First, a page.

A JPEG encoder in a single C++ file ...

posted by Stephan Brumme
Recently, one of my programs needed to write a few JPEG files. The obvious choice is to link against libjpeg (or even better: libjpeg-turbo).

These libraries are fast, loaded with a plethora of features and very well tested.
However, they are huge (static linking is pretty much a no-go) and their API is kind of too complicated if you "just want to save a image".

Improving jo_jpeg

I found a great alternative on Jon Olick's website - his JPEG Writer. It's barely 336 lines of C++ code in a single header file and part of the very popular stb_image_write library, too.

However, the large number of magic constants bothered me, so I started looking up their meaning.
While adding many, many code comments I realized that a few things weren't optimal and/or missing:
It was a fun experience and I learned a lot about JPEG and the JFIF file format.

Using my toojpeg library

It boils down to 3 steps:
  1. include my header file
  2. define a callback that accept a single compressed byte
    • will be called for every byte
    • basically similar to fputc
    • ... but can be anything you like, too, e.g. send that byte via network, add it to an std::vector, ...
  3. call tooJpeg()
A basic program could look like this:
hide #include "toojpeg.h" // create your RGB image auto pixels = new unsigned char[1024*768*3]; // set pixels as you like ... // ... // define a callback that accepts a single byte void writeByte(unsigned char oneByte) { fputc(oneByte, output); } // ... // and start compression ! bool ok = tooJpeg(writeByte, pixels, width, height); // actually there are some optional parameters, too //bool ok = tooJpeg(writeByte, pixels, width, height, isRGB, quality, downSample, comment);

Feature Comparison

toojpeg jo_jpeg libjpeg-turbo
Version (December 2018) 1.0 ./. 2.0.1
URL create.stephan-brumme.com/toojpeg/ www.jonolick.com/code.html libjpeg-turbo.org
Language C++11 C++ C
free yes yes yes
Lines of Code 666 336 several thousand
no OS specific code
("is portable")
yes yes yes
(plus hand-coded assembler optimizations)
support YCbCr444 format yes yes yes
support YCbCr420 format yes no yes
support Y-only format (grayscale) yes no (always YCbCr444) yes
progressive JPEGs no no yes
tons of other JPEG formats no no yes
In the end, my code differs completely from Jon's (click on the green bars to view the source code in your browser):
show toojpeg.h // ////////////////////////////////////////////////////////// // toojpeg.h // written by Stephan Brumme, 2018 // see https://create.stephan-brumme.com/toojpeg/ // // This is a compact baseline JPEG/JFIF writer, written in C++ (but looks like C for the most part). // Its interface has only one function: writeJpeg() - and that's it ! // // basic example: // => create an image with any content you like, e.g. 1024x768, RGB = 3 bytes per pixel // auto pixels = new unsigned char[1024*768*3]; // => you need to define a callback that receives the compressed data byte-by-byte from my JPEG writer // void cbOutput(unsigned char oneByte) { fputc(oneByte, myFileHandle); } // save byte to file // => let's go ! // writeJpeg(cbOutput, mypixels, 1024, 768); #pragma once namespace TooJpeg { // write one byte (to disk, memory, ...) typedef void (*WRITE_ONE_BYTE)(unsigned char); // this callback is called for every byte generated by the encoder and behaves similar to fputc // if you prefer stylish C++11 syntax then it can be a lambda, too: // auto myCallback = [](unsigned char oneByte) { fputc(oneByte, output); }; // handle - callback that stores a single byte (writes to disk, memory, ...) // width,height - image size // pixels - stored in RGB format or grayscale, stored from upper-left to lower-right // isRGB - true if RGB format (3 bytes per pixel); false if grayscale (1 byte per pixel) // quality - between 1 (worst) and 100 (best) // downSample - if true then YCbCr 4:2:0 format is used (smaller size, minor quality loss) instead of 4:4:4, not relevant for grayscale // comment - optional JPEG comment (0/NULL if no comment) bool writeJpeg(WRITE_ONE_BYTE output, const void* pixels, unsigned short width, unsigned short height, bool isRGB = true, unsigned char quality = 90, bool downSample = false, const char* comment = 0); } // namespace TooJpeg // My main inspiration was Jon Olick's Minimalistic JPEG writer // ( https://www.jonolick.com/code.html => direct link is https://www.jonolick.com/uploads/7/9/2/1/7921194/jo_jpeg.cpp ). // However, his code documentation is quite sparse - probably because it wasn't written from scratch and is "based on a javascript jpeg writer" // (most likely Andreas Ritter's code: https://github.com/eugeneware/jpeg-js/blob/master/lib/encoder.js ) // // I felt that compression could be a bit better for a few cases, therefore I added the following features: // a) YCbCr 4:2:0 downsampling is often about 20% more efficent than the default 4:4:4 with only little visual loss // b) grayscale images contain a single channel, no need to save the redundant Cb + Cr channels // c) optional: insert a JPEG comment // // On top of that, I added tons of comments, especially describing where all those magic numbers come from, // and removed the need for external includes. // Yes, that's right: my library has no (!) includes at all, not even #include <stdlib.h> // // Depending on your callback TOOJPEG_WRITE_ONE_BYTE, the library writes either to disk, or in-memory, or wherever you wish. // Moreover, no dynamic memory allocation are performed, just a few bytes on the stack (less than 10k). // // Your C++ compiler needs to support a reasonable subset of C++11 (g++ 4.7 or Visual C++ 2013 are sufficient). // I haven't tested the code on ARM chips, big-endian systems or anything that smells like an apple. // // USE AT YOUR OWN RISK. Because you are a brave soul :-)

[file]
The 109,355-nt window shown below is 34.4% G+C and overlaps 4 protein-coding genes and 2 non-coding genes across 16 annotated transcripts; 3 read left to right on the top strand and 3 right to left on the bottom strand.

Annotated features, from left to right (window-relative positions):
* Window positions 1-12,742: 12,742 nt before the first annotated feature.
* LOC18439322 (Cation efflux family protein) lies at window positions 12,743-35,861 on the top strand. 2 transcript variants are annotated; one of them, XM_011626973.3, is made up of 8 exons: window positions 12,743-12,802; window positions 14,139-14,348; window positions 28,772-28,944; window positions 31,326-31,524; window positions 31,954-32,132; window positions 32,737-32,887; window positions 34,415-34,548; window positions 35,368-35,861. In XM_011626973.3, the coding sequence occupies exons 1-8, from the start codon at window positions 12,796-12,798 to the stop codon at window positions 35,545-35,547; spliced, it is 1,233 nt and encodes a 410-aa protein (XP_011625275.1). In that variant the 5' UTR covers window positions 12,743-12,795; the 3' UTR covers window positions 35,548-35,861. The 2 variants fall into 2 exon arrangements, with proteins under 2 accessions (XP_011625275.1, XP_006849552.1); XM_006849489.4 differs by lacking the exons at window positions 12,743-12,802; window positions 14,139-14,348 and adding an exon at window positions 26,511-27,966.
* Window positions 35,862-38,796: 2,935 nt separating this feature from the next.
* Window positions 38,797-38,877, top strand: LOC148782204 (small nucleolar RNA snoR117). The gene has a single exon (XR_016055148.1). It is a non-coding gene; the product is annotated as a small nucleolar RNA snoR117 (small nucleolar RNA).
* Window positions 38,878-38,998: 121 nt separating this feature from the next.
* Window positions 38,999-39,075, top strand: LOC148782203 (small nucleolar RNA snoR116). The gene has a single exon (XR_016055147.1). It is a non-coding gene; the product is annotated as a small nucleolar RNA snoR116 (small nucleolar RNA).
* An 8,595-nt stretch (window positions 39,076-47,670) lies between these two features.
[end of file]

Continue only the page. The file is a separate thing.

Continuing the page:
show toojpeg.cpp // ////////////////////////////////////////////////////////// // toojpeg.cpp // written by Stephan Brumme, 2018 // see https://create.stephan-brumme.com/toojpeg/ // #include "toojpeg.h" // notes: // - the popular STB Image library includes Jon's code as well: // https://github.com/nothings/stb/blob/master/stb_image_write.h // - a short documentation of the JFIF/JPEG file format can be found here: // https://en.wikipedia.org/wiki/JPEG_File_Interchange_Format // - the most readable JPEG book (from a developer's perspective) is Miano's "Compressed Image File Formats" (1999, ISBN 0-201-60443-4), // used copies are really cheap nowadays and it includes a CD with C++ sources as well (plus detailled format descriptions of GIF+PNG) // - much more detailled is Mitchell/Pennebaker's "JPEG: Still Image Data Compression Standard" (1993, ISBN 0-442-01272-1) // which contains the official JPEG standard - fun fact: I accidentally bought a signed copy namespace // anonymous namespace to hide local functions / constants / etc. { // //////////////////////////////////////// // data types (for internal use only) // one byte typedef unsigned char uint8_t; // two bytes typedef unsigned short uint16_t; typedef short int16_t; // four bytes (or more) typedef unsigned int uint32_t; typedef int int32_t; // Huffman code struct HuffmanCode { HuffmanCode(uint16_t code_ = 0, uint8_t numBits_ = 0) : code(code_), numBits(numBits_) {} uint16_t code; // JPEG's Huffman codes are limited to 16 bits uint8_t numBits; // actual number of bits }; // store the most recently encoded bits that are not written yet struct BitBuffer { BitBuffer() // there will be only one instance of this object : bits(0), numBits(0) {} uint32_t bits; // actually only at most 24 bits are used uint8_t numBits; // number of valid bits (the right-most bits) }; // //////////////////////////////////////// // constants // 8x8 blocks are processed in zig-zag order static const uint8_t ZigZag[] = { 0, 1, 5, 6,14,15,27,28, 2, 4, 7,13,16,26,29,42, 3, 8,12,17,25,30,41,43, 9,11,18,24,31,40,44,53, 10,19,23,32,39,45,52,54, 20,22,33,38,46,51,55,60, 21,34,37,47,50,56,59,61, 35,36,48,49,57,58,62,63 }; // some constants for our DCT const auto SqrtHalfSqrt = 1.306562965f; // sqrt((2 + sqrt(2)) / 2) = cos(pi * 1 / 8) * sqrt(2) const auto HalfSqrtSqrt = 0.382683433f; // sqrt( 2 - sqrt(2)) / 2 = cos(pi * 3 / 8) const auto InvSqrt = 0.707106781f; // 1 / sqrt(2) = cos(pi * 2 / 8) const auto InvSqrtSqrt = 0.541196100f; // 1 / sqrt(2 - sqrt(2)) = cos(pi * 3 / 8) * sqrt(2) // //////////////////////////////////////// // helper functions (for internal use only) // restrict a value to the interval [minimum, maximum] template <typename T> T clamp(T value, int minimum, int maximum) { if (value <= minimum) return minimum; if (value >= maximum) return maximum; return value; } // start a new JFIF block void writeMarker(TooJpeg::WRITE_ONE_BYTE output, uint8_t id, uint16_t length) { output(0xFF); output(id); // ID, always preceded by 0xFF output(uint8_t(length >> 8)); // length (big-endian) output(uint8_t(length & 0xFF)); } // write bits stored in BitCode, keep excess bits in BitBuffer void writeBits(TooJpeg::WRITE_ONE_BYTE output, BitBuffer& buffer, HuffmanCode data) { // append the new bits to those bits leftover from previous call(s) buffer.numBits += data.numBits; buffer.bits <<= data.numBits; buffer.bits |= data.code; // write all "full" bytes while (buffer.numBits >= 8) { // extract highest 8 bits buffer.numBits -= 8; uint8_t oneByte = (buffer.bits >> buffer.numBits) & 0xFF; output(oneByte); if (oneByte == 0xFF) // 0xFF has a special meaning for JPEGs (it's a block marker) output(0); // therefore pad a zero to indicate "nope, this one ain't a marker, it's just a coincidence" // note: I don't clear those written bits, therefore buffer.bits contains garbage in the high bits // if you really want to "clean up" (e.g. for debugging purposes) then uncomment the following line //buffer.bits &= (1 << buffer.numBits) - 1; } } // convert to Huffman code HuffmanCode convertCode(int16_t value) { // strip sign int16_t absolute = value < 0 ? -value : +value; // find highest 1-bit uint8_t numBits = 0; while (absolute != 0) { absolute >>= 1; numBits++; } if (value < 0) value--; // remove any excess bits auto mask = int16_t((1 << numBits) - 1); auto code = value & mask; return HuffmanCode((uint16_t)code, numBits); } // forward DCT computation (fast AAN algorithm: Arai, Agui and Nakajima: "A fast DCT-SQ scheme for images") void DCT(float* block, uint8_t stride) // stride = 1 or 8 (horizontal or vertical) { // modify in-place auto& block0 = block[0 * stride]; auto& block1 = block[1 * stride]; auto& block2 = block[2 * stride]; auto& block3 = block[3 * stride]; auto& block4 = block[4 * stride]; auto& block5 = block[5 * stride]; auto& block6 = block[6 * stride]; auto& block7 = block[7 * stride]; // based on https://dev.w3.org/Amaya/libjpeg/jidctflt.c auto add07 = block0 + block7; auto sub07 = block0 - block7; auto add16 = block1 + block6; auto sub16 = block1 - block6; auto add25 = block2 + block5; auto sub25 = block2 - block5; auto add34 = block3 + block4; auto sub34 = block3 - block4; auto add0347 = add07 + add34; auto sub07_34 = add07 - add34; auto add1256 = add16 + add25; auto sub16_25 = add16 - add25; block0 = add0347 + add1256; block4 = add0347 - add1256; auto z1 = (sub16_25 + sub07_34) * InvSqrt; block2 = sub07_34 + z1; block6 = sub07_34 - z1; auto sub23_45 = sub34 + sub25; auto sub01_67 = sub16 + sub07; auto z2 = (sub23_45 - sub01_67) * HalfSqrtSqrt; auto z3 = (sub25 + sub16 ) * InvSqrt; auto z4 = sub01_67 * SqrtHalfSqrt + z2; auto z5 = sub23_45 * InvSqrtSqrt + z2; auto z6 = sub07 + z3; auto z7 = sub07 - z3; block1 = z6 + z4; block7 = z6 - z4; block5 = z7 + z5; block3 = z7 - z5; } // process 8x8 block int16_t processDU(TooJpeg::WRITE_ONE_BYTE output, BitBuffer& buffer, float block[8][8], const float scaled[64], int16_t lastDC, const HuffmanCode huffmanDC[256], const HuffmanCode huffmanAC[256]) { // "linearize" the 8x8 block, treat it as a flat array of 64 floats auto block64 = (float*) block; // DCT rows for (auto offset = 0; offset < 8; offset++) DCT(block64 + offset * 8, 1); // DCT columns for (auto offset = 0; offset < 8; offset++) DCT(block64 + offset * 1, 8); // quantize/scale/zigzag the coefficients int16_t Q[64]; for (auto i = 0; i < 64; i++) { // scale auto q = block64[i] * scaled[i]; // round to nearest integer (actually, rounding is performed in the next step by casting from float to int) q += (q > 0 ? +0.5f : -0.5f); // clamp to 16 bits Q[ZigZag[i]] = (int16_t)clamp(int32_t(q), -32768, +32767); } // encode DC (Q[0] is the "average color" of the 8x8 block) int16_t DC = Q[0]; int16_t diff = DC - lastDC; if (diff == 0) writeBits(output, buffer, huffmanDC[0]); else { auto bits = convertCode(diff); writeBits(output, buffer, huffmanDC[bits.numBits]); writeBits(output, buffer, bits); } // encode ACs (Q[1..63]) auto posNonZero = 63; while (posNonZero > 0 && Q[posNonZero] == 0) posNonZero--; for (auto i = 1; i <= posNonZero; i++) { // skip zeros auto skipZeros = 0; while (Q[i] == 0 && i <= posNonZero) { i++; skipZeros++; } // encode upper 4 bits while (skipZeros >= 16) { writeBits(output, buffer, huffmanAC[0xF0]); skipZeros -= 16; } // convert lower 4 bits to Huffman code auto bits = convertCode(Q[i]); auto offset = 16 * skipZeros + bits.numBits; writeBits(output, buffer, huffmanAC[offset]); writeBits(output, buffer, bits); } // send end-of-block code if (posNonZero < 63) writeBits(output, buffer, huffmanAC[0]); return DC; } // Jon's code includes the pre-generated Huffman codes // I don't like these "magic constants" and compute them on my own :-) void generateHuffmanTable(const uint8_t numCodes[16], const uint8_t* values, HuffmanCode result[256]) { // next Huffman code uint16_t code = 0; // process all bitsizes 1-16 ... for (uint8_t numBits = 1; numBits <= 16; numBits++) { // ... and each code of these bitsizes for (uint8_t i = 0; i < numCodes[numBits - 1]; i++) // note numCodes array starts at zero, but smallest bitsize is 1 { auto current = *values++; result[current].code = code++; result[current].numBits = numBits; } // next Huffman code needs to be one bit wider code <<= 1; } } } // end of anonymous namespace // -------------------- the only externally visible function ... -------------------- namespace TooJpeg { // handle - callback that stores a single byte (writes to disk, memory, ...) // width,height - image size // pixels - stored in RGB format or grayscale, stored from upper-left to lower-right // isRGB - true if RGB format (3 bytes per pixel); false if grayscale (1 byte per pixel) // quality - between 1 (worst) and 100 (best) // downSample - if true then YCbCr 4:2:0 format is used (smaller size, minor quality loss) instead of 4:4:4, not relevant for grayscale // comment - optional JPEG comment (0/NULL if no comment) bool writeJpeg(TooJpeg::WRITE_ONE_BYTE output, const void* pixels_, unsigned short width_, unsigned short height_, bool isRGB, unsigned char quality_, bool downSample, const char* comment) { // reject invalid pointers if (!output || !pixels_) return false; // check image format if (width_ == 0 || height_ == 0) return false; // quality level unsigned int quality = quality_; if (quality == 0) quality = 1; if (quality > 100) quality = 100; quality = quality < 50 ? 5000 / quality : 200 - quality * 2; // number of components uint8_t numComponents = isRGB ? 3 : 1; // note: if there is just one component (=grayscale), then only luminance needs to be stored in the file // thus everything related to chrominance need not to be written to the JPEG // I still compute a few things, like quantization tables to avoid a complete code mess // grayscale images can't be downsampled (because there is no Cb + Cr ...) if (!isRGB) downSample = false; // //////////////////////////////////////// // JFIF headers static const uint8_t HeaderJfif[2+2+16] = { 0xFF,0xD8, // SOI marker (start of image) 0xFF,0xE0, // JFIF APP0 tag 0,16, // length: 16 bytes (14 bytes payload + 2 bytes for this length field) 'J','F','I','F',0, // JFIF identifier, zero-terminated 1,1, // JFIF version 1.1 0, // no density units specified 0,1,0,1, // 1 pixel "per pixel" horizontally and vertically 0,0 }; // no thumbnail (size 0 x 0) for (auto c : HeaderJfif) output(c); // //////////////////////////////////////// // comment (if requested) if (comment != 0) { // look for zero terminator auto scan = comment; while (*scan++) ; // length: number of bytes (without zero terminator) + 2 bytes for this length field uint16_t length = 2 + scan - comment; writeMarker(output, 0xFE, length); // COM marker // ... and the comment itself while (length-- > 0) output(uint8_t(*comment++)); } // //////////////////////////////////////// // write new quantization tables writeMarker(output, 0xDB, isRGB ? 2+2*65 : 2+1*65); // length: 65 bytes per table + 2 bytes for this length field // each table has 64 entries and is preceded by an ID byte // quantization tables from JPEG Standard, Annex K // there are a few papers which propose slightly more efficient values // btw: Google's Guetzli project attempts to optimize these tables per image static const uint8_t DefaultQuantLuminance[64] = { 16, 11, 10, 16, 24, 40, 51, 61, 12, 12, 14, 19, 26, 58, 60, 55, 14, 13, 16, 24, 40, 57, 69, 56, 14, 17, 22, 29, 51, 87, 80, 62, 18, 22, 37, 56, 68,109,103, 77, 24, 35, 55, 64, 81,104,113, 92, 49, 64, 78, 87,103,121,120,101, 72, 92, 95, 98,112,100,103, 99 }; static const uint8_t DefaultQuantChrominance[64] = { 17, 18, 24, 47, 99, 99, 99, 99, 18, 21, 26, 66, 99, 99, 99, 99, 24, 26, 56, 99, 99, 99, 99, 99, 47, 66, 99, 99, 99, 99, 99, 99, 99, 99, 99, 99, 99, 99, 99, 99, 99, 99, 99, 99, 99, 99, 99, 99, 99, 99, 99, 99, 99, 99, 99, 99, 99, 99, 99, 99, 99, 99, 99, 99 }; // adjust quantization tables to desired quality uint8_t quantLuminance [64]; uint8_t quantChrominance[64]; for (auto i = 0; i < 64; i++) { int luminance = (DefaultQuantLuminance [i] * quality + 50) / 100; int chrominance = (DefaultQuantChrominance[i] * quality + 50) / 100; // clamp to 1..255 quantLuminance [ZigZag[i]] = uint8_t(clamp(luminance, 1, 255)); quantChrominance[ZigZag[i]] = uint8_t(clamp(chrominance, 1, 255)); } // both tables need to be written to the JPEG ... output(0); // first quantization table for (auto c : quantLuminance) output(c); if (isRGB) // chrominance is only relevant for color images { output(1); // second quantization table for (auto c : quantChrominance) output(c); } // //////////////////////////////////////// // write image infos (SOF0 - start of frame) writeMarker(output, 0xC0, 2+6+3*numComponents); // length: 6 bytes general info + 3 per channel + 2 bytes for this length field // 8 bits per channel output(8); // image dimensions (big-endian) output(uint8_t(height_ >> 8)); output(uint8_t(height_ & 0xFF)); output(uint8_t(width_ >> 8)); output(uint8_t(width_ & 0xFF)); // sampling and quantization tables for each component output(numComponents); // 1 component (grayscale, Y only) or 3 components (Y,Cb,Cr) for (uint8_t i = 1; i <= numComponents; i++) { output(i); // component ID (Y=1, Cb=2, Cr=3) // bitmasks for sampling: highest 4 bits: horizontal, lowest 4 bits: vertical output(i == 1 && downSample ? 0x22 : 0x11); // 0x11 is default YCbCr 4:4:4 and 0x22 stands for YCbCr 4:2:0 output(i == 1 ? 0 : 1); // use quantization table 0 for Y, else table 1 } // //////////////////////////////////////// // Huffman tables HuffmanCode huffmanLuminanceDC [256]; HuffmanCode huffmanLuminanceAC [256]; HuffmanCode huffmanChrominanceDC[256]; HuffmanCode huffmanChrominanceAC[256]; // DHT marker - define Huffman tables writeMarker(output, 0xC4, isRGB ? (2+2*208) : (2+208)); // 2 bytes for the length field // 1+16+12 for the DC luminance // 1+16+162 for the AC luminance // 1+16+12 for the DC chrominance // 1+16+162 for the AC chrominance // Huffman definitions for first DC table static const uint8_t DcLuminanceCodesPerBitsize[16] = { 0,1,5,1,1,1,1,1,1,0,0,0,0,0,0,0 }; // sum = 12 static const uint8_t DcLuminanceValues [12] = { 0,1,2,3,4,5,6,7,8,9,10,11 }; // => 12 codes // Huffman definitions for first AC table static const uint8_t AcLuminanceCodesPerBitsize[16] = { 0,2,1,3,3,2,4,3,5,5,4,4,0,0,1,125 }; // sum = 162 static const uint8_t AcLuminanceValues [162] = // => 162 codes { 0x01,0x02,0x03,0x00,0x04,0x11,0x05,0x12,0x21,0x31,0x41,0x06,0x13,0x51,0x61,0x07,0x22,0x71,0x14,0x32,0x81,0x91,0xA1,0x08, 0x23,0x42,0xB1,0xC1,0x15,0x52,0xD1,0xF0,0x24,0x33,0x62,0x72,0x82,0x09,0x0A,0x16,0x17,0x18,0x19,0x1A,0x25,0x26,0x27,0x28, 0x29,0x2A,0x34,0x35,0x36,0x37,0x38,0x39,0x3A,0x43,0x44,0x45,0x46,0x47,0x48,0x49,0x4A,0x53,0x54,0x55,0x56,0x57,0x58,0x59, 0x5A,0x63,0x64,0x65,0x66,0x67,0x68,0x69,0x6A,0x73,0x74,0x75,0x76,0x77,0x78,0x79,0x7A,0x83,0x84,0x85,0x86,0x87,0x88,0x89, 0x8A,0x92,0x93,0x94,0x95,0x96,0x97,0x98,0x99,0x9A,0xA2,0xA3,0xA4,0xA5,0xA6,0xA7,0xA8,0xA9,0xAA,0xB2,0xB3,0xB4,0xB5,0xB6, 0xB7,0xB8,0xB9,0xBA,0xC2,0xC3,0xC4,0xC5,0xC6,0xC7,0xC8,0xC9,0xCA,0xD2,0xD3,0xD4,0xD5,0xD6,0xD7,0xD8,0xD9,0xDA,0xE1,0xE2, 0xE3,0xE4,0xE5,0xE6,0xE7,0xE8,0xE9,0xEA,0xF1,0xF2,0xF3,0xF4,0xF5,0xF6,0xF7,0xF8,0xF9,0xFA }; // store luminance's DC+AC Huffman table definitions output(0x00); // highest 4 bits: 0 => DC, lowest 4 bits: 0 => Y (baseline) for (auto c : DcLuminanceCodesPerBitsize) output(c); for (auto c : DcLuminanceValues) output(c); output(0x10); // highest 4 bits: 1 => AC, lowest 4 bits: 0 => Y (baseline) for (auto c : AcLuminanceCodesPerBitsize) output(c); for (auto c : AcLuminanceValues) output(c); // compute actual Huffman code tables (see Jon's code for precalculated tables) generateHuffmanTable(DcLuminanceCodesPerBitsize, DcLuminanceValues, huffmanLuminanceDC); generateHuffmanTable(AcLuminanceCodesPerBitsize, AcLuminanceValues, huffmanLuminanceAC); // chrominance is only relevant for color images if (isRGB) { // Huffman definitions for second DC table static const uint8_t DcChrominanceCodesPerBitsize[16] = { 0,3,1,1,1,1,1,1,1,1,1,0,0,0,0,0 }; // sum = 12 const auto& DcChrominanceValues = DcLuminanceValues;//= { 0,1,2,3,4,5,6,7,8,9,10,11 }; // => 12 codes (identical to DcLuminanceValues) // Huffman definitions for second AC table static const uint8_t AcChrominanceCodesPerBitsize[16] = { 0,2,1,2,4,4,3,4,7,5,4,4,0,1,2,119 }; // sum = 162 static const uint8_t AcChrominanceValues [162] = // => 162 codes { 0x00,0x01,0x02,0x03,0x11,0x04,0x05,0x21,0x31,0x06,0x12,0x41,0x51,0x07,0x61,0x71,0x13,0x22,0x32,0x81,0x08,0x14,0x42,0x91, 0xA1,0xB1,0xC1,0x09,0x23,0x33,0x52,0xF0,0x15,0x62,0x72,0xD1,0x0A,0x16,0x24,0x34,0xE1,0x25,0xF1,0x17,0x18,0x19,0x1A,0x26, 0x27,0x28,0x29,0x2A,0x35,0x36,0x37,0x38,0x39,0x3A,0x43,0x44,0x45,0x46,0x47,0x48,0x49,0x4A,0x53,0x54,0x55,0x56,0x57,0x58, 0x59,0x5A,0x63,0x64,0x65,0x66,0x67,0x68,0x69,0x6A,0x73,0x74,0x75,0x76,0x77,0x78,0x79,0x7A,0x82,0x83,0x84,0x85,0x86,0x87, 0x88,0x89,0x8A,0x92,0x93,0x94,0x95,0x96,0x97,0x98,0x99,0x9A,0xA2,0xA3,0xA4,0xA5,0xA6,0xA7,0xA8,0xA9,0xAA,0xB2,0xB3,0xB4, 0xB5,0xB6,0xB7,0xB8,0xB9,0xBA,0xC2,0xC3,0xC4,0xC5,0xC6,0xC7,0xC8,0xC9,0xCA,0xD2,0xD3,0xD4,0xD5,0xD6,0xD7,0xD8,0xD9,0xDA, 0xE2,0xE3,0xE4,0xE5,0xE6,0xE7,0xE8,0xE9,0xEA,0xF2,0xF3,0xF4,0xF5,0xF6,0xF7,0xF8,0xF9,0xFA }; // store luminance's DC+AC Huffman table definitions output(0x01); // highest 4 bits: 0 => DC, lowest 4 bits: 1 => Cr,Cb (baseline) for (auto c : DcChrominanceCodesPerBitsize) output(c); for (auto c : DcChrominanceValues) output(c); output(0x11); // highest 4 bits: 1 => AC, lowest 4 bits: 1 => Cr,Cb (baseline) for (auto c : AcChrominanceCodesPerBitsize) output(c); for (auto c : AcChrominanceValues) output(c); // compute actual Huffman code tables (see Jon's code for precalculated tables) generateHuffmanTable(DcChrominanceCodesPerBitsize, DcChrominanceValues, huffmanChrominanceDC); generateHuffmanTable(AcChrominanceCodesPerBitsize, AcChrominanceValues, huffmanChrominanceAC); } // //////////////////////////////////////// // start of scan (there is only a single scan for baseline JPEGs) writeMarker(output, 0xDA, 2+1+2*numComponents+3); // assign Huffman tables to each component output(numComponents); for (uint8_t i = 1; i <= numComponents; i++) { // component ID output(i); // highest 4 bits: DC Huffman table, lowest 4 bits: AC Huffman table output(i == 1 ? 0x00 : 0x11); // Y: tables 0 for DC and AC; Cb + Cr: tables 1 for DC and AC } // constant values for our baseline JPEGs with a single sequential scan output( 0); // spectral selection: must start at 0 output(63); // spectral selection: must stop at 63 output( 0); // successive approximation: must be 0 // scaling constants for AAN DCT algorithm: // AanScaleFactors[0] = 1 // AanScaleFactors[k] = cos(k*PI/16) * sqrt(2) for k=1..7 static const float AanScaleFactors[8] = { 1, 1.387039845f, SqrtHalfSqrt, 1.175875602f, 1, 0.785694958f, InvSqrtSqrt, 0.275899379f }; float scaledLuminance [64]; float scaledChrominance[64]; for (auto i = 0; i < 64; i++) { auto row = i >> 3; // div 8 auto column = i & 7; // mod 8 auto factor = 1 / (AanScaleFactors[row] * AanScaleFactors[column] * 8); scaledLuminance [i] = factor / quantLuminance [ZigZag[i]]; scaledChrominance[i] = factor / quantChrominance[ZigZag[i]]; } // used to write bits to output BitBuffer buffer; // just convert image data from void* auto pixels = (const uint8_t*)pixels_; // convert from short to int to prevent overflows in calculating pixelPos int32_t height = height_; int32_t width = width_; // downsampling of Cb and Cr channels uint8_t sampling = downSample ? 2 : 1; // basic 4:4:4 format ? bool isYCbCr444 = isRGB && !downSample; // process MCUs (minimum codes units) int16_t lastYDC = 0, lastCbDC = 0, lastCrDC = 0; for (auto mcuY = 0; mcuY < height; mcuY += 8 * sampling) for (auto mcuX = 0; mcuX < width; mcuX += 8 * sampling) { // break down the image into 8x8 blocks, convert from RGB or grayscale to YCbCr and then run JUPEG's compression algorithm float Y[8][8], Cb[8][8], Cr[8][8]; // YCbCr 4:4:4 format: each MCU is a 8x8 block - the same applies to grayscale images, too // YCbCr 4:2:0 format: each MCU represents a 16x16 block, stored as 4x 8x8 Y-blocks plus 1x 8x8 Cb and 1x 8x8 Cr blocks) for (auto blockY = 0; blockY < 8 * sampling; blockY += 8) // these loops are iterated just once (grayscale, 4:4:4) or twice (4:2:0) for (auto blockX = 0; blockX < 8 * sampling; blockX += 8) { // now we finally have a 8x8 block ... for (auto deltaY = 0; deltaY < 8; deltaY++) for (auto deltaX = 0; deltaX < 8; deltaX++) { // find actual pixel position within the current image auto column = clamp(mcuX + deltaX + blockX, 0, width - 1); // must not exceed image borders, replicate last row/column if needed auto row = clamp(mcuY + deltaY + blockY, 0, height - 1); // RGB: 3 bytes per pixel, grayscale: 1 byte per pixel auto pixelPos = (row * width + column) * numComponents; // grayscale images have solely a Y channel which can be easily derived from the input pixel by shifting it by 128 if (!isRGB) { Y[deltaY][deltaX] = pixels[pixelPos] - 128.f; continue; } auto r = pixels[pixelPos ]; auto g = pixels[pixelPos + 1]; auto b = pixels[pixelPos + 2]; // convert to YCbCr, constants are similar to ITU-R, see https://en.wikipedia.org/wiki/YCbCr#JPEG_conversion Y [deltaY][deltaX] = +0.299f * r +0.587f * g +0.114f * b - 128.f; if (isYCbCr444) { Cb[deltaY][deltaX] = -0.168736f * r -0.331264f * g +0.5f * b; Cr[deltaY][deltaX] = +0.5f * r -0.418688f * g -0.081312f * b; } } // encode Y channel lastYDC = processDU(output, buffer, Y, scaledLuminance, lastYDC, huffmanLuminanceDC, huffmanLuminanceAC); // YCbCr 4:4:4 ? => encode Cb + Cr as well if (isYCbCr444) { lastCbDC = processDU(output, buffer, Cb, scaledChrominance, lastCbDC, huffmanChrominanceDC, huffmanChrominanceAC); lastCrDC = processDU(output, buffer, Cr, scaledChrominance, lastCrDC, huffmanChrominanceDC, huffmanChrominanceAC); } } // the following lines are only relevant for deferred downsampled Cb+Cr (that means YCbCr 4:2:0) if (!downSample) continue; // //////////////////////////////////////// // the following Cb+Cr code looks a bit more complicated because I have to average/downsample chrominance of four pixels for (auto deltaY = 0; deltaY < 8; deltaY++) for (auto deltaX = 0; deltaX < 8; deltaX++) { // a little bit different: scale deltas to take sampling into account (note: if you reach this line then sampling is always 2) auto column = clamp(mcuX + sampling*deltaX, 0, width - 1); auto row = clamp(mcuY + sampling*deltaY, 0, height - 1); // the other three pixels must not exceed image borders // relative offsets, first entry isn't used int32_t offsets[] = { 0, 1, width, width+1 }; // right border ? if (column == width - 1) { offsets[1]--; offsets[3]--; } // bottom border ? if (row == height - 1) { offsets[2] -= width; offsets[3] -= width; } // let's add all four samples (computing their average is slightly deferred, see about 10 lines below) auto r = 0, g = 0, b = 0; auto numSamples = sampling * sampling; for (auto s = 0; s < numSamples; s++) { auto pixelPosSample = (row * width + column + offsets[s]) * numComponents; r += pixels[pixelPosSample ]; g += pixels[pixelPosSample + 1]; b += pixels[pixelPosSample + 2]; } // convert to YCbCr, constants are similar to ITU-R, see https://en.wikipedia.org/wiki/YCbCr#JPEG_conversion Cb[deltaY][deltaX] = (-0.168736f * r -0.331264f * g +0.5f * b) / numSamples; // I deferred the division up to here for faster speed Cr[deltaY][deltaX] = (+0.5f * r -0.418688f * g -0.081312f * b) / numSamples; // => just 2 divisions instead of 3 (for r,g,b) } // encode DUs (Cb + Cr channels) lastCbDC = processDU(output, buffer, Cb, scaledChrominance, lastCbDC, huffmanChrominanceDC, huffmanChrominanceAC); lastCrDC = processDU(output, buffer, Cr, scaledChrominance, lastCrDC, huffmanChrominanceDC, huffmanChrominanceAC); } // fill remaining bits with 1s writeBits(output, buffer, { 0x7F, 7 }); // /////////////////////////// // EOI marker output(0xFF); output(0xD9); return true; } // writeJpeg() } // namespace TooJpeg